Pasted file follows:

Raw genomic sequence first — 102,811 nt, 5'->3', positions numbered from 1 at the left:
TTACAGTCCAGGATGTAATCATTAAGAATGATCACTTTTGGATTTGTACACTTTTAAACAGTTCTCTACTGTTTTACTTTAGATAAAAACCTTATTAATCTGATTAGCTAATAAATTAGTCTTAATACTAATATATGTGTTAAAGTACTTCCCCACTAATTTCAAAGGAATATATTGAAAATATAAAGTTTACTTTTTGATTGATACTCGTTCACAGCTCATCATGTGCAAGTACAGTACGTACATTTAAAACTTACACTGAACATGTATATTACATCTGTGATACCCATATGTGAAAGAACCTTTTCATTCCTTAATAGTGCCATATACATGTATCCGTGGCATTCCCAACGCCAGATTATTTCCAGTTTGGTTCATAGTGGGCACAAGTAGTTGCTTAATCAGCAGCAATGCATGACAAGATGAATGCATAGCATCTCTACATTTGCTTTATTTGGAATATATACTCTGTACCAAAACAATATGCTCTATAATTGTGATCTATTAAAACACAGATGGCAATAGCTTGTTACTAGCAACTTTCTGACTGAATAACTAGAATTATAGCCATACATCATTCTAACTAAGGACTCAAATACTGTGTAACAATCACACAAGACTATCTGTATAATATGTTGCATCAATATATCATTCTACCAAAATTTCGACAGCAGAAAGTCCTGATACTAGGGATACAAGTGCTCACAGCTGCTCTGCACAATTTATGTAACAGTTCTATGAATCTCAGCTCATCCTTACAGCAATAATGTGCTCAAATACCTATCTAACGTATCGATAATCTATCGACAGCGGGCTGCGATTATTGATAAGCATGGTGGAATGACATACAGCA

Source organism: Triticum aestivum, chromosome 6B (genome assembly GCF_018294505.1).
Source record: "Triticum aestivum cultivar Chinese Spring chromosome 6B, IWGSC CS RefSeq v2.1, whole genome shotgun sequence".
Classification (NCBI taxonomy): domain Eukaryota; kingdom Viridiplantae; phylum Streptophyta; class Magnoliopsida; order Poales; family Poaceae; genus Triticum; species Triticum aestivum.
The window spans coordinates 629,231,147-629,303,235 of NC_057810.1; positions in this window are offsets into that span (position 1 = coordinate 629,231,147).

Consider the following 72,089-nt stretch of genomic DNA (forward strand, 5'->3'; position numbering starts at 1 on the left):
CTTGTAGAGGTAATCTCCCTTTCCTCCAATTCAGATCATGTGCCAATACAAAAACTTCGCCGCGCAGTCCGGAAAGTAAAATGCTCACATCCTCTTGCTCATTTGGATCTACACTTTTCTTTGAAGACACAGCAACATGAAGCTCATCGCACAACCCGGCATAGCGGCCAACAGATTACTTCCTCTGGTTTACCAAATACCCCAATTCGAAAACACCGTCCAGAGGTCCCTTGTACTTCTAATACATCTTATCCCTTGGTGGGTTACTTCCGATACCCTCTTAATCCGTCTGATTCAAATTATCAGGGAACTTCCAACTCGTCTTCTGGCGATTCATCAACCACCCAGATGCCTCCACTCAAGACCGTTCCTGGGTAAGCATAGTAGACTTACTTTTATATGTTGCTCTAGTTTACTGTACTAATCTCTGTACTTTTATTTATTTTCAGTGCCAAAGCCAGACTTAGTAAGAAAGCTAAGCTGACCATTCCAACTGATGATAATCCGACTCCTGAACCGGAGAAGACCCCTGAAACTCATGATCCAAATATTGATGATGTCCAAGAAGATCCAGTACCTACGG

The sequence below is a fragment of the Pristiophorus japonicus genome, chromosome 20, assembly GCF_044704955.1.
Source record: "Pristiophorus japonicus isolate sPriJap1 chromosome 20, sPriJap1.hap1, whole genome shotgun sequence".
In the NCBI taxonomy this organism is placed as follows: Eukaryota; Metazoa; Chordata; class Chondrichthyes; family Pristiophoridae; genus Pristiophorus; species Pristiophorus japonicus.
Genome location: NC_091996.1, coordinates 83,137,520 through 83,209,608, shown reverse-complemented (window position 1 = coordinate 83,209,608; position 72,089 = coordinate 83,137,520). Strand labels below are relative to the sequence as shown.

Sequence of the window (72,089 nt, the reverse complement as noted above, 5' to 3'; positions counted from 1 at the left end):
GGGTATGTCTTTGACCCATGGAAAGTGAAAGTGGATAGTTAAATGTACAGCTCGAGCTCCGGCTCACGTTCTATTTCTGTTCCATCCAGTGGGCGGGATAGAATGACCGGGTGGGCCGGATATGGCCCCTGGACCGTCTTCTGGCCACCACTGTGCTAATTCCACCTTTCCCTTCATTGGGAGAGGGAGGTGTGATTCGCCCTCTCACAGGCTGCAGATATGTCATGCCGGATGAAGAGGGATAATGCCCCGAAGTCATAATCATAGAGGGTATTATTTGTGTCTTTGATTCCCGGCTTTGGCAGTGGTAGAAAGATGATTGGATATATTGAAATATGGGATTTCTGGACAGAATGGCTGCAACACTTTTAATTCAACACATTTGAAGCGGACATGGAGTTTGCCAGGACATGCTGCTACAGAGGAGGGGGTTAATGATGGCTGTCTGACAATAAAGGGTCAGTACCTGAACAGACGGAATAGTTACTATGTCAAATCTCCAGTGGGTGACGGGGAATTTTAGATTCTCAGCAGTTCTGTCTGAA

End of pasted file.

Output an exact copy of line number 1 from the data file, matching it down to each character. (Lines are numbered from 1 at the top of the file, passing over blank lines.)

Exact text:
Raw genomic sequence first — 102,811 nt, 5'->3', positions numbered from 1 at the left: